All Stories

Just Duck-y!

Inside the BodyWorks Gallery at TELUS World of Science, you can explore an area dedicated to the different type of prostheses and implants successfully used by humans in order to improve their quality of life. This exhibit goes beyond artificial limbs to include cochlear implants and other life-enhancing devices.Here’s something you may not know—animals are now being successfully fitted with various types of prostheses. It’s true! Increasing advances in materials, technology and manufacturing techniques have increased the ability of doctors, scientists and engineers to design and build better prostheses for humans and animals alike. In the past few years we have seen a dolphin fitted with an artificial tail and a bald eagle fitted with an artificial beak. 

The latest creature to get a new lease on life using a prosthetic limb is Buttercup the duck. Hatched in a high-school science lab, Buttercup was unable to walk due to a backward-facing left foot that eventually had to be amputated. Buttercup was adopted by Mike Garey, who is part of the Feathered Angels Waterfowl Sanctuary located in Arlington, Tennessee. Garey was able to take pictures of the left foot of Buttercup’s sister, Minnie and send them to NovaCopy, a 3-D modelling and printing company. Using a 3-D printer, NovaCopy created a plastic mould of the foot that was later used to cast a limber silicone prosthesis. The silicone foot was then fitted to Buttercup, who is now happily waddling about his new home at the sanctuary.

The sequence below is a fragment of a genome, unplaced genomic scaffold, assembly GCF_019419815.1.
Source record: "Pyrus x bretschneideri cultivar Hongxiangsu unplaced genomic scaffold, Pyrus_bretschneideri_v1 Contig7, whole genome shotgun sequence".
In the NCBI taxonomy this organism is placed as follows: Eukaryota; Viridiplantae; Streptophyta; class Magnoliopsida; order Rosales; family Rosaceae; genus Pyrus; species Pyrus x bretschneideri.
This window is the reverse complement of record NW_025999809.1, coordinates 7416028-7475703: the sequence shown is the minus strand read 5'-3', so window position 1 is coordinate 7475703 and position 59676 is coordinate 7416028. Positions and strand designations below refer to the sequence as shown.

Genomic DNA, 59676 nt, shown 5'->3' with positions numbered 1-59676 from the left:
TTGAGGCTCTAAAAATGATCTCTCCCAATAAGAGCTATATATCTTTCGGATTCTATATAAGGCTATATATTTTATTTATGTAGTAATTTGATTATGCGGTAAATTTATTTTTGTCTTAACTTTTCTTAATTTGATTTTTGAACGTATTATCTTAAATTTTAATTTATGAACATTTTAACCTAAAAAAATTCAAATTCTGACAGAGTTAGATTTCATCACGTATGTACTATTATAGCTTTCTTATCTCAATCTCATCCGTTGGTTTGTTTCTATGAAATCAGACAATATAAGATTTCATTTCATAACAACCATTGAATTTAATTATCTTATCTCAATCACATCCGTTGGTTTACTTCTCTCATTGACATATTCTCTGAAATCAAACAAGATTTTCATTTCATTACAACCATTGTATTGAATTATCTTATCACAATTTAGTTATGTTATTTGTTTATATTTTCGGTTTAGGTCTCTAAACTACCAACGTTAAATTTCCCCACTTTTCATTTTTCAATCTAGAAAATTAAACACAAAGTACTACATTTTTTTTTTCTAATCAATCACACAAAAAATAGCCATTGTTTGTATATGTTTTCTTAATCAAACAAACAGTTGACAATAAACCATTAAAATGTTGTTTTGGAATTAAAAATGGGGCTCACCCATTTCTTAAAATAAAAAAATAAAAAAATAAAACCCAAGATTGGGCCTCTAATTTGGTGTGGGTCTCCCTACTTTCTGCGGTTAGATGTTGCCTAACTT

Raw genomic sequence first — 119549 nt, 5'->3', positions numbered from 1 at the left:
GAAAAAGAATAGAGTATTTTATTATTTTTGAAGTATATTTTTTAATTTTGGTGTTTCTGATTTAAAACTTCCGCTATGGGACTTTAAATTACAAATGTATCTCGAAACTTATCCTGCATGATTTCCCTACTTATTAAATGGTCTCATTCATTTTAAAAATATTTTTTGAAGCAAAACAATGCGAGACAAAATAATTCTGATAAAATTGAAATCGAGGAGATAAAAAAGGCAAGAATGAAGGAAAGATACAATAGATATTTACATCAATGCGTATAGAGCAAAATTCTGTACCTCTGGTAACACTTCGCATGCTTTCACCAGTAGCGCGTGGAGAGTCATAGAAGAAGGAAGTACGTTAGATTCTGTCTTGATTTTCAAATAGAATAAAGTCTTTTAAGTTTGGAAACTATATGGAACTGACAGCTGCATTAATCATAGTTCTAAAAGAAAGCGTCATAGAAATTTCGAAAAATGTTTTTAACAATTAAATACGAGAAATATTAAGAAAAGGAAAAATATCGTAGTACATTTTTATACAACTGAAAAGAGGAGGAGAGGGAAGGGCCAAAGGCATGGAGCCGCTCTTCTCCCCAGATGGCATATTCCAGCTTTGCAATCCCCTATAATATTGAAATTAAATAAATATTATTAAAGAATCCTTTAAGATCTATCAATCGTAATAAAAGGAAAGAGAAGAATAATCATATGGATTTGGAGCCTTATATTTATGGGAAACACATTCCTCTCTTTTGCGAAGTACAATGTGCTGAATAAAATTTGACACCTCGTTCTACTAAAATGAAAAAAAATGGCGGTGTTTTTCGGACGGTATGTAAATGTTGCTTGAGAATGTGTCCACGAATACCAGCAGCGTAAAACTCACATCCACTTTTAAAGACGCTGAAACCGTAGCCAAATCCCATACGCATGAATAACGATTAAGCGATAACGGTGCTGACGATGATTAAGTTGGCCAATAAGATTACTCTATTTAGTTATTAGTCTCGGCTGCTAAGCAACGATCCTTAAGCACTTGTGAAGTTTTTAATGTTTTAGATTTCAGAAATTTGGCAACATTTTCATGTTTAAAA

If you want to learn more about human prostheses, visit the BodyWorks Gallery at TELUS World of Science.

Join 3-D printing enthusiasts for a chat and demonstration of these fascinating machines and the technical craze that is sweeping the world. 3-D Printer Village, Sunday, July 28 in the Dyson Innovation Lab. 

Further Information

To learn more about Buttercup, visit the Feathered Angels Waterfowl Sanctuary website and follow Buttercup’s adventures on Facebook as well.

To see a gallery of animals that have been helped by prosthetics, please visit the Mother Nature Network.